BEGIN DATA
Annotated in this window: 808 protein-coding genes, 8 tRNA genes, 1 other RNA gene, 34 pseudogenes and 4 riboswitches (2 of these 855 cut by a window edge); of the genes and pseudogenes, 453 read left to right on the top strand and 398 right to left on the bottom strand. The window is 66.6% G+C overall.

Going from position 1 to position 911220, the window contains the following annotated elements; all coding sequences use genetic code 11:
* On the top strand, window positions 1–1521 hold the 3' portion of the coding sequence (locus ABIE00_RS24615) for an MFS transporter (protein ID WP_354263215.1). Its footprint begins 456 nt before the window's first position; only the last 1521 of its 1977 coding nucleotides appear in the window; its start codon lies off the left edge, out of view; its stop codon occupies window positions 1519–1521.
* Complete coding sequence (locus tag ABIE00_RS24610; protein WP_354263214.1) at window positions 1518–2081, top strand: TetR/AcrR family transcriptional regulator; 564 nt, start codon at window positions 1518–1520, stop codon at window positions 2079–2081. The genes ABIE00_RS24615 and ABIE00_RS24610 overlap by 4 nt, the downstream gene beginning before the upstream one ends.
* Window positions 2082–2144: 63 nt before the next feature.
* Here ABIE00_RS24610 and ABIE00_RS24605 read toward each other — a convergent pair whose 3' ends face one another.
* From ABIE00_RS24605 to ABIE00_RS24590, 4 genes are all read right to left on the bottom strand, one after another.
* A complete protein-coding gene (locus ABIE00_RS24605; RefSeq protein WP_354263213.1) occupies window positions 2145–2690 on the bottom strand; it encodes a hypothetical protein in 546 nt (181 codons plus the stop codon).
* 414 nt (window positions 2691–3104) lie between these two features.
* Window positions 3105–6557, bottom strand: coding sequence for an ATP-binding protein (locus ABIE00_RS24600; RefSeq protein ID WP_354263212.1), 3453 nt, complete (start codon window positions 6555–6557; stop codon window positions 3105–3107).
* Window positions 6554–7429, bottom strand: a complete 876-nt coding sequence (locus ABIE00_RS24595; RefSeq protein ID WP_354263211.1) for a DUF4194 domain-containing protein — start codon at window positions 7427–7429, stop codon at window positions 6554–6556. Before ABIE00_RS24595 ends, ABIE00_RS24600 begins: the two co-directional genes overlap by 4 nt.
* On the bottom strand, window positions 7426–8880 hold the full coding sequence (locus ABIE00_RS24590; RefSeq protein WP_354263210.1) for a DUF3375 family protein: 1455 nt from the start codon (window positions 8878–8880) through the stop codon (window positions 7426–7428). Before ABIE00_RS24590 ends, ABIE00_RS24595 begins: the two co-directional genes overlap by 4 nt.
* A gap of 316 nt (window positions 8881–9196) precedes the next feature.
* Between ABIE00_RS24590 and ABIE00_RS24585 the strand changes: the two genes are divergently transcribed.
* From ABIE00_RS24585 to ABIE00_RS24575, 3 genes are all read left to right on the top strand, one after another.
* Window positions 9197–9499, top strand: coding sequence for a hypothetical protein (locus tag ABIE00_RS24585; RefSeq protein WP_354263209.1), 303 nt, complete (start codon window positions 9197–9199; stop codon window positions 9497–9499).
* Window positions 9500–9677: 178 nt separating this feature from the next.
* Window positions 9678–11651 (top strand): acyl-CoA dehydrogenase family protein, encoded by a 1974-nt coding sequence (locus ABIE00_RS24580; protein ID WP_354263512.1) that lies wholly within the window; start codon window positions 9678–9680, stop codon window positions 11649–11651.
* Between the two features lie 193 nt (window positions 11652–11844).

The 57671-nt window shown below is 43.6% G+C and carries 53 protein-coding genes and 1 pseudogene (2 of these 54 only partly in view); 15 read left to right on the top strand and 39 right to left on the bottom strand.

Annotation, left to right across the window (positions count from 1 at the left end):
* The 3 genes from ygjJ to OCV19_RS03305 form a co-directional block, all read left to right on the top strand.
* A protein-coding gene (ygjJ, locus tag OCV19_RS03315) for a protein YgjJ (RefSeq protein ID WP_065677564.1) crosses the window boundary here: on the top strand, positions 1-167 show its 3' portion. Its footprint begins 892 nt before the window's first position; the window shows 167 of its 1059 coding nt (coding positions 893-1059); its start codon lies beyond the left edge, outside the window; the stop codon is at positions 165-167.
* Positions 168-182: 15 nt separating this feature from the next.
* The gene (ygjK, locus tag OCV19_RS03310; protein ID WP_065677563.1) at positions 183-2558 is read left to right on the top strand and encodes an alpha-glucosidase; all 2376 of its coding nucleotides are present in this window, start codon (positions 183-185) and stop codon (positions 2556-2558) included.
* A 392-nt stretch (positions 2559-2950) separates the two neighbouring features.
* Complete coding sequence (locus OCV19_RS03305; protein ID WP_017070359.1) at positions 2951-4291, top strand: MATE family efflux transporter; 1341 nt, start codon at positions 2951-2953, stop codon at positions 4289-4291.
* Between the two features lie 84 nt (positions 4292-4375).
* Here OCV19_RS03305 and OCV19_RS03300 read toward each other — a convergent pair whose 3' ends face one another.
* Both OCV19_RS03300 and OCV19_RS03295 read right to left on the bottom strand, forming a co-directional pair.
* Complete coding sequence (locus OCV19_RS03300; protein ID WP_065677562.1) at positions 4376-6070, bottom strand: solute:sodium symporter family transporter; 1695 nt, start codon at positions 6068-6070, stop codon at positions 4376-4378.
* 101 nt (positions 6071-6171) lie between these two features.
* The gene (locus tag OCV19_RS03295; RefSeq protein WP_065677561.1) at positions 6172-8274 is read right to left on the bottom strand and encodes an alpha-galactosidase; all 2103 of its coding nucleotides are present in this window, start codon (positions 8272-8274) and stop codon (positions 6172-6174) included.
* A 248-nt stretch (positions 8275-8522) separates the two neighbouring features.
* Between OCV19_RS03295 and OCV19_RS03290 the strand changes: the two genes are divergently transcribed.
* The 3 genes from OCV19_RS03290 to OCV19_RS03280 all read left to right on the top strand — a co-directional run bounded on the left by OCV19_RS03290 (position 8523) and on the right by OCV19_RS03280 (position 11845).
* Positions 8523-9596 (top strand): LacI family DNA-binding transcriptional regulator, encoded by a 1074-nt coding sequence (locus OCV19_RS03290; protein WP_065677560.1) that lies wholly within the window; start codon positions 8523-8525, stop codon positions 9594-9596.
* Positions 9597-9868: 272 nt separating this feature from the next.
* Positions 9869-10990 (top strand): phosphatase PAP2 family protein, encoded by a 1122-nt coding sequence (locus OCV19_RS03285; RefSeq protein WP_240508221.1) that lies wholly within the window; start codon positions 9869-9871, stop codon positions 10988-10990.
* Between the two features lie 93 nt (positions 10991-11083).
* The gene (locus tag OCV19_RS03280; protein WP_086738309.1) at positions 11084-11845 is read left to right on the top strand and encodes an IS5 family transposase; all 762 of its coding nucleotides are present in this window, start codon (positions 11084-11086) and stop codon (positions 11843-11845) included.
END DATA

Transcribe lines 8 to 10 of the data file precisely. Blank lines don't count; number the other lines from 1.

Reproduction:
* A complete protein-coding gene (locus ABIE00_RS24605; RefSeq protein WP_354263213.1) occupies window positions 2145–2690 on the bottom strand; it encodes a hypothetical protein in 546 nt (181 codons plus the stop codon).
* 414 nt (window positions 2691–3104) lie between these two features.
* Window positions 3105–6557, bottom strand: coding sequence for an ATP-binding protein (locus ABIE00_RS24600; RefSeq protein ID WP_354263212.1), 3453 nt, complete (start codon window positions 6555–6557; stop codon window positions 3105–3107).